Tenant Screening in Maryland

Some benevolent landlords are willing to take a chance on a tenant who has a less-than-ideal background, especially when that person is likable or charming. However, a potential tenant’s criminal history, credit score, and rental history shouldn’t be disregarded, which makes tenant screening in Maryland a must for all landlords. People with a history of being evicted, or who have broken leases in the past, cannot be counted on for consistent, timely payment of rent. There are plenty of other warning signs indicating that a tenant may be problematic, most of which can be revealed through a good screening process.

Warning Signs

Sometimes, landlords can tell almost immediately when an applicant could become a problem tenant. Some warning signs are when applicants:
  • Either can’t pay for or attempt to delay payment of their security deposit
  • Have a sporadic work history or frequent work changes – a person who has prior gaps in employment could end up unemployed and unable to pay rent
  • Are unable to provide references or contact information for previous landlords.
The application itself is a screening process – ideally, a tenant should have a steady job history, good rental history, and be earning about three times the monthly rent payment. If someone looks good on paper, and no warning signs are present, a landlord typically begins a more thorough investigation of the applicant.

Preliminary Vetting

Paying for a company to conduct tenant screening is the best way for landlords to get a comprehensive overview of a tenant’s past. But by doing some preliminary research, landlords may find enough information to indicate a tenant is high-risk, even before a formal screening process. A Google search of an applicant’s name could reveal mug shots, news reports, or public records that indicate the applicant has a criminal past. It’s not a scientific method – landlords may find their search turns up nothing relevant. But sometimes a Google search provides enough information for a landlord to rule out an applicant.

Credit History

Each of the three major credit unions offers a different type of tenant-screening service. Briefly, these are the components of each:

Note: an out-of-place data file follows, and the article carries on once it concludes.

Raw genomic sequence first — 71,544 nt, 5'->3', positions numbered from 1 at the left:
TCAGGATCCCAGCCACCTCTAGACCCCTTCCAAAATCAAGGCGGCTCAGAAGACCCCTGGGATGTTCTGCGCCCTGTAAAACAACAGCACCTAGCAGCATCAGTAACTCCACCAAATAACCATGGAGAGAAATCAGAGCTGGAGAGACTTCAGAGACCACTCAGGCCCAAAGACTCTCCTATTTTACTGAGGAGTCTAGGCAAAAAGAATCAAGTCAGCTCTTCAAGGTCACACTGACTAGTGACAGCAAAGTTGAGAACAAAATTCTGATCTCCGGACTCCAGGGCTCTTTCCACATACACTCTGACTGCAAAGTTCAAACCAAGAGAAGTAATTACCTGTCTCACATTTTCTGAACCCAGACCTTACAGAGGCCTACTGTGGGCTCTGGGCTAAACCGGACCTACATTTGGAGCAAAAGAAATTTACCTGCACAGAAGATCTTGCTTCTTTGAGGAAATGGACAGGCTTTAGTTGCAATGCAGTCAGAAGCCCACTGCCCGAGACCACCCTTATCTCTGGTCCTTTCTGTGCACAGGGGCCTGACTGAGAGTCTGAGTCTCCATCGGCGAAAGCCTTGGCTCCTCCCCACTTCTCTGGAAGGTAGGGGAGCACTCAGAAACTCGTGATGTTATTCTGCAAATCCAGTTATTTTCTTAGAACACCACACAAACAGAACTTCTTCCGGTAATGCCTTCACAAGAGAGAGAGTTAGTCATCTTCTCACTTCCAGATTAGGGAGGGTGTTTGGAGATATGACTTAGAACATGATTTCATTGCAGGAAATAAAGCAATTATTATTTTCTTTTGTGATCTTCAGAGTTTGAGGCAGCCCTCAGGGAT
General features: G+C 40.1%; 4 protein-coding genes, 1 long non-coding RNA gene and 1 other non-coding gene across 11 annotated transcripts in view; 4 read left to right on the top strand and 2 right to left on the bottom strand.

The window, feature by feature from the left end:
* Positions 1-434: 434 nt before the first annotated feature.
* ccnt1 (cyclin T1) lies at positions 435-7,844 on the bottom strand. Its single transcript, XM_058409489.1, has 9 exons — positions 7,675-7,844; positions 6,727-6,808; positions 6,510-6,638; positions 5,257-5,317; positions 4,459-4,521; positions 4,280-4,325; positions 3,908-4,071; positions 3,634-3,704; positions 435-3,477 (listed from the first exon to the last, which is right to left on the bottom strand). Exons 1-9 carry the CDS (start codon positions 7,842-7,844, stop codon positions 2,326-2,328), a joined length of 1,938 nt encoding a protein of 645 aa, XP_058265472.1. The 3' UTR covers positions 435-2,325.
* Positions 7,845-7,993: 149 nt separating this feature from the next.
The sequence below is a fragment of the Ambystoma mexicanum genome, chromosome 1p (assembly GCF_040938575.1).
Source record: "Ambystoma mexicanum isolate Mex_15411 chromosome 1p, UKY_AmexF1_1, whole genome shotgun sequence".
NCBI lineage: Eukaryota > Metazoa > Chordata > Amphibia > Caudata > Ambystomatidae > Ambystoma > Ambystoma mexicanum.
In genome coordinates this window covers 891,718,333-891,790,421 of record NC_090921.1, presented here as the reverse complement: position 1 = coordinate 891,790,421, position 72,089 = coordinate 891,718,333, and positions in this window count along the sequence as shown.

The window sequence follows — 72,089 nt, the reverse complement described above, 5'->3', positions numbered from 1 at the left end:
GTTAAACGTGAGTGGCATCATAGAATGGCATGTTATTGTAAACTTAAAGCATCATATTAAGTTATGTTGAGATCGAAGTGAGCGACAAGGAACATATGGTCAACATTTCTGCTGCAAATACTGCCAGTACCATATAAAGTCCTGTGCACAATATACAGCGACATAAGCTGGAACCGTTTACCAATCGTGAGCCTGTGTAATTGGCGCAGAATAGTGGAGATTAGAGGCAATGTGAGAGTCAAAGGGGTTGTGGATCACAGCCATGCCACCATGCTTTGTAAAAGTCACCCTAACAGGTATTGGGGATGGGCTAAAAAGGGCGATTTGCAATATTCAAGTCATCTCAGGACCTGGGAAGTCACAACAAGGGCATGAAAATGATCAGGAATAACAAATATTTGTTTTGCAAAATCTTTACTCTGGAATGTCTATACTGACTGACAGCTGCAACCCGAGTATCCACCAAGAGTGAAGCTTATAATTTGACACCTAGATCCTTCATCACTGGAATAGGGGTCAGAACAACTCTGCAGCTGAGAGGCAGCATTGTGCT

• Experian – Offers a free credit score check that includes information about debts, collections, and employment history.
  • TransUnion – Charges a fee for tenant screening, but includes a criminal background check along with recommendations about whether a co-signer should be required and what the deposit amount should be (in Maryland, the deposit may not exceed the amount of two months’ rent).
  • Equifax – Offers an inexpensive background check that confirms a tenant’s identity and credit score.
Maryland landlords may charge a non-refundable application fee of $25 to cover the cost of background or credit checks. If the fee exceeds $25, a landlord must refund any portion not used for application processing.

On Criminal Backgrounds

Some landlords may decide that misdemeanors don’t necessarily disqualify a person from becoming a tenant. However, repeat offenses – such as multiple DWI convictions – could reveal a pattern of behavior that creates questions about a person’s ability to hold a job and make responsible financial decisions. In multi-family units, many landlords don’t want tenants with a history of violence, theft, or drug trafficking. Even though people may have served their time for those offenses and seem to be rehabilitated, a landlord can’t be certain the person’s friends and acquaintances have followed the same path. Landlords generally are not considered responsible for tenants’ criminal behavior, but there are exceptions – especially when a landlord knowingly rents to someone with a criminal past. And if tenants are engaged in drug trafficking, landlords could find their rental property seized as evidence in criminal cases. Keeping bad tenants from moving in is a lot easier than getting them out. That’s why proper screening is so important. Lusk Law, LLC specializes in assisting landlords, helping to avoid litigation when possible and actively representing our clients in court when litigation is necessary. Our experienced attorneys have provided legal counsel and representation to landlords in Frederick County, Howard County, Baltimore County, Baltimore City, Carroll County, Washington County, Anne Arundel County, and other counties in Maryland. With over a decade of experience in representing landlords, we’re ready to offer a consultation concerning your rights. Please call us at 443-535-9715 or fill out our contact form if you have any questions about this topic.